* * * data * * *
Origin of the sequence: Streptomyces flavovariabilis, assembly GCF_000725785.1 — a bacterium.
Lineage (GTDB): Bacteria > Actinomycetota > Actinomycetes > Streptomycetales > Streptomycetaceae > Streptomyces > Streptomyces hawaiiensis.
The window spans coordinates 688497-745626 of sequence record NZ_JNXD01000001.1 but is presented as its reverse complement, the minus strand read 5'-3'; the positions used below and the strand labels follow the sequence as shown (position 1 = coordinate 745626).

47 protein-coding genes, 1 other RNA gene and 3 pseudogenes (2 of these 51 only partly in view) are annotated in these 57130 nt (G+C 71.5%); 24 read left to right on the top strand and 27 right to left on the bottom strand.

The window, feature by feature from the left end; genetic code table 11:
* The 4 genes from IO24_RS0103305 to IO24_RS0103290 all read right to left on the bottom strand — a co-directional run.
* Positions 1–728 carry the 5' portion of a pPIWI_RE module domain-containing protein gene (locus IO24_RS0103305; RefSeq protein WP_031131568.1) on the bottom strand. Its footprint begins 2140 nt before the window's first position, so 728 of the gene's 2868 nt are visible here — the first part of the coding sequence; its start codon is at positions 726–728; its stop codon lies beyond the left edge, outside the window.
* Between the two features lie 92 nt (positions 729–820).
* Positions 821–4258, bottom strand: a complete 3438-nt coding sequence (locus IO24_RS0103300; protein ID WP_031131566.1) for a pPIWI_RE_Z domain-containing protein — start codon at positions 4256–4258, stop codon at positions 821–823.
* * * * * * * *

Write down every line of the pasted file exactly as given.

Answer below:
Origin of the sequence: Streptomyces flavovariabilis, assembly GCF_000725785.1 — a bacterium.
Lineage (GTDB): Bacteria > Actinomycetota > Actinomycetes > Streptomycetales > Streptomycetaceae > Streptomyces > Streptomyces hawaiiensis.
The window spans coordinates 688497-745626 of sequence record NZ_JNXD01000001.1 but is presented as its reverse complement, the minus strand read 5'-3'; the positions used below and the strand labels follow the sequence as shown (position 1 = coordinate 745626).

47 protein-coding genes, 1 other RNA gene and 3 pseudogenes (2 of these 51 only partly in view) are annotated in these 57130 nt (G+C 71.5%); 24 read left to right on the top strand and 27 right to left on the bottom strand.

The window, feature by feature from the left end; genetic code table 11:
* The 4 genes from IO24_RS0103305 to IO24_RS0103290 all read right to left on the bottom strand — a co-directional run.
* Positions 1–728 carry the 5' portion of a pPIWI_RE module domain-containing protein gene (locus IO24_RS0103305; RefSeq protein WP_031131568.1) on the bottom strand. Its footprint begins 2140 nt before the window's first position, so 728 of the gene's 2868 nt are visible here — the first part of the coding sequence; its start codon is at positions 726–728; its stop codon lies beyond the left edge, outside the window.
* Between the two features lie 92 nt (positions 729–820).
* Positions 821–4258, bottom strand: a complete 3438-nt coding sequence (locus IO24_RS0103300; protein ID WP_031131566.1) for a pPIWI_RE_Z domain-containing protein — start codon at positions 4256–4258, stop codon at positions 821–823.